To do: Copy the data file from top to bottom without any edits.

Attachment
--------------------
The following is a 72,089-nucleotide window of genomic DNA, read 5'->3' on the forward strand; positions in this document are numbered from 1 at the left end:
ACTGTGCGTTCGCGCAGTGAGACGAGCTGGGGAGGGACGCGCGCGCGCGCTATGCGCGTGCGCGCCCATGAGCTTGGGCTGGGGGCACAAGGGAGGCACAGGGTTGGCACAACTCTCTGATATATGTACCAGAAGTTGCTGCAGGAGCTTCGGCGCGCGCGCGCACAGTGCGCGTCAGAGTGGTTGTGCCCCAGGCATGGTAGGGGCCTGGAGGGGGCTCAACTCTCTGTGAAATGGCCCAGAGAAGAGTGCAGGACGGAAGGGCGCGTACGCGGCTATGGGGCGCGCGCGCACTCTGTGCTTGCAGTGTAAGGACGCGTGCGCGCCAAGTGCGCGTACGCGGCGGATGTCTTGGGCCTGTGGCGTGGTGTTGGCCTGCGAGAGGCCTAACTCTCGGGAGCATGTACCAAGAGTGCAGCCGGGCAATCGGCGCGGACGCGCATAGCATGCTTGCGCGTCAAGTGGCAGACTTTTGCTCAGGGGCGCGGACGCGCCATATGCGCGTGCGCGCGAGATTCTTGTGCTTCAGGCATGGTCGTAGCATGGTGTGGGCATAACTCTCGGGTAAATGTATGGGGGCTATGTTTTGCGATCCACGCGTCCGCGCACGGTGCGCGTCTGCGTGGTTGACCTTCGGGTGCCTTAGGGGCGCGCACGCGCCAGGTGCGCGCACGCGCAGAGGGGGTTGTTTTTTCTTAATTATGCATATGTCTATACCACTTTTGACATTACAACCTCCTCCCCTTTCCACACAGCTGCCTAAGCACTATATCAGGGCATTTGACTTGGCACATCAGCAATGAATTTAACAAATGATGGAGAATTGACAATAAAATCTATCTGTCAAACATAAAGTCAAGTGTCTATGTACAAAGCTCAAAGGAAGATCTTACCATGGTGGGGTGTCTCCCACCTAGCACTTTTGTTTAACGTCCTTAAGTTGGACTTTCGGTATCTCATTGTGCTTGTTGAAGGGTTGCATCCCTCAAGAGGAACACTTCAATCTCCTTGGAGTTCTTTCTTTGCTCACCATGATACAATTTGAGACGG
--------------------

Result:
The following is a 72,089-nucleotide window of genomic DNA, read 5'->3' on the forward strand; positions in this document are numbered from 1 at the left end:
ACTGTGCGTTCGCGCAGTGAGACGAGCTGGGGAGGGACGCGCGCGCGCGCTATGCGCGTGCGCGCCCATGAGCTTGGGCTGGGGGCACAAGGGAGGCACAGGGTTGGCACAACTCTCTGATATATGTACCAGAAGTTGCTGCAGGAGCTTCGGCGCGCGCGCGCACAGTGCGCGTCAGAGTGGTTGTGCCCCAGGCATGGTAGGGGCCTGGAGGGGGCTCAACTCTCTGTGAAATGGCCCAGAGAAGAGTGCAGGACGGAAGGGCGCGTACGCGGCTATGGGGCGCGCGCGCACTCTGTGCTTGCAGTGTAAGGACGCGTGCGCGCCAAGTGCGCGTACGCGGCGGATGTCTTGGGCCTGTGGCGTGGTGTTGGCCTGCGAGAGGCCTAACTCTCGGGAGCATGTACCAAGAGTGCAGCCGGGCAATCGGCGCGGACGCGCATAGCATGCTTGCGCGTCAAGTGGCAGACTTTTGCTCAGGGGCGCGGACGCGCCATATGCGCGTGCGCGCGAGATTCTTGTGCTTCAGGCATGGTCGTAGCATGGTGTGGGCATAACTCTCGGGTAAATGTATGGGGGCTATGTTTTGCGATCCACGCGTCCGCGCACGGTGCGCGTCTGCGTGGTTGACCTTCGGGTGCCTTAGGGGCGCGCACGCGCCAGGTGCGCGCACGCGCAGAGGGGGTTGTTTTTTCTTAATTATGCATATGTCTATACCACTTTTGACATTACAACCTCCTCCCCTTTCCACACAGCTGCCTAAGCACTATATCAGGGCATTTGACTTGGCACATCAGCAATGAATTTAACAAATGATGGAGAATTGACAATAAAATCTATCTGTCAAACATAAAGTCAAGTGTCTATGTACAAAGCTCAAAGGAAGATCTTACCATGGTGGGGTGTCTCCCACCTAGCACTTTTGTTTAACGTCCTTAAGTTGGACTTTCGGTATCTCATTGTGCTTGTTGAAGGGTTGCATCCCTCAAGAGGAACACTTCAATCTCCTTGGAGTTCTTTCTTTGCTCACCATGATACAATTTGAGACGG